The monetary value of jewelry is all over the place. Things we might think are so valuable are worth mere dollars and others that look like a simple chain are worth thousands. If you've ever picked up a piece of jewelry off the ground or scored an incredible looking gem at a garage sale, you probably know that feeling of excitement wondering whether or not your sparkly jewel is worth anything. As a jewelry appraiser, I have had countless experiences where I either break curious people's hearts or confirm their excitement.
There are a few things you can check for though before you fork over money and bring your buried treasure to a jewelry appraiser.
Step 1: Look for hallmarks
One of the first things you can do when you find acquire a new piece of jewelry is to look for hallmarks. One hallmark will generally tell us the metal content of a piece, and the other (if there is another) will tell us either the country of origin, designer or manufacturer. These markings are usually located on the clasp of a necklace, the inside of a ring or bracelet, or the post of an earring. Unless the item is over 100 years old or the hallmark has worn off, all fine jewelry should have some type of hallmark.
Common gold hallmarks include 18K, 14K, 10K, 750, 585, 375. Common platinum hallmarks include 950, PLATINUM, PLAT. Common silver hallmarks include 925, Silver, 800, Sterling. There are so many different hallmarks, but the fact that your jewelry has a hallmark at all is usually a good sign.
Some valuable fine jewelry hallmarks include: Tiffany & Co, Cartier, Tacori. Any of these hallmarks should be appraised for authenticity. Common costume jewelry hallmarks include: Sarah Coventry, AVON, & Trifari. These hallmarks indicate your jewelry is a piece of costume jewelry and is not very valuable.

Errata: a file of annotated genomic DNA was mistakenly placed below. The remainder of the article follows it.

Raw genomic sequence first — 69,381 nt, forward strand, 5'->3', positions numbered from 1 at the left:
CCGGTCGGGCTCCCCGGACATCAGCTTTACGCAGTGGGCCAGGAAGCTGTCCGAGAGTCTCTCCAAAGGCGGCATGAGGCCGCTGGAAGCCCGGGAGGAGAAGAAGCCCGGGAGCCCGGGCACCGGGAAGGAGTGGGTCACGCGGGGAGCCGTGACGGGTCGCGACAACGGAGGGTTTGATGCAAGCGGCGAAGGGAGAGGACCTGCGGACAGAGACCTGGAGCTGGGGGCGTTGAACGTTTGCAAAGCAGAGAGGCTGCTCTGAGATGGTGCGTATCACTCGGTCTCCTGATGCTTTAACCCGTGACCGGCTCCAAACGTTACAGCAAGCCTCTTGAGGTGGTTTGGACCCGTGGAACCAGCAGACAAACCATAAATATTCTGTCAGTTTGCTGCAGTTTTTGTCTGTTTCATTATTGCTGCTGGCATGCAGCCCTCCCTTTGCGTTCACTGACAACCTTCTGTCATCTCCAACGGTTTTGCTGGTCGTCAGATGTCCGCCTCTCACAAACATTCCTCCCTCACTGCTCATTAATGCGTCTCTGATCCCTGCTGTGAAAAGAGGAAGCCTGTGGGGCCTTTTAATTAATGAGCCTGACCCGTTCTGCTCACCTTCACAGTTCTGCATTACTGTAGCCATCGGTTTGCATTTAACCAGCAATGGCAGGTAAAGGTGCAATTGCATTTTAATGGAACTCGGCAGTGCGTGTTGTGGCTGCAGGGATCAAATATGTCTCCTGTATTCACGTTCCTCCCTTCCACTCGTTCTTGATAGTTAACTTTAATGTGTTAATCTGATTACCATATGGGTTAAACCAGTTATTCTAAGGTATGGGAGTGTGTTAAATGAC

Tip: If your item looks antique and it doesn't have a hallmark, get the item appraised. If your item looks new but does not have any hallmarks at all, your item is likely just costume jewelry.
Step 2: Check the items weight
This is especially important when you are assessing chains and bangles. Generally gold and silver are heavier metals than their fake counterparts like brass and pewter. If you find a thicker gold chain that feels much lighter than a similar gold chain you have, the chain is likely fake or hollow gold. Fake chains feel fake. Solid gold jewelry is very smooth, heavy, and consistent throughout. For instance, if you have a gold colored chain that has a darker color or even a silvery color showing through on parts that see heavy wear, this is likely a gold plated chain and not very valuable. When solid gold or platinum jewelry wears down, the part showing through should still be the same color. This is not the case for white gold.
Tip: When determining the value of chains, the longer and heavier your gold or platinum jewelry is, generally the more valuable it is.
Step 3: Inspect the prongs
Some higher quality costume jewelry uses prongs just like in fine jewelry, but a lot of the stones are glued into place.
If you have a cameo brooch that looks like it is glued into the setting with no prongs holding it in, this is likely costume jewelry and not valuable. Fine jewelry will be very finely crafted with each stone set in an intricate bezel or prong setting, with pearls being one of the only exceptions.
Tip: Vintage costume jewelry that has a lot of brilliant stones all set with prongs can be very valuable. These pieces can sometimes be as valuable as pieces of fine jewelry. It is important to be sure the piece is vintage, in good shape, and has a lot of brightly colored clean stones all set with prongs.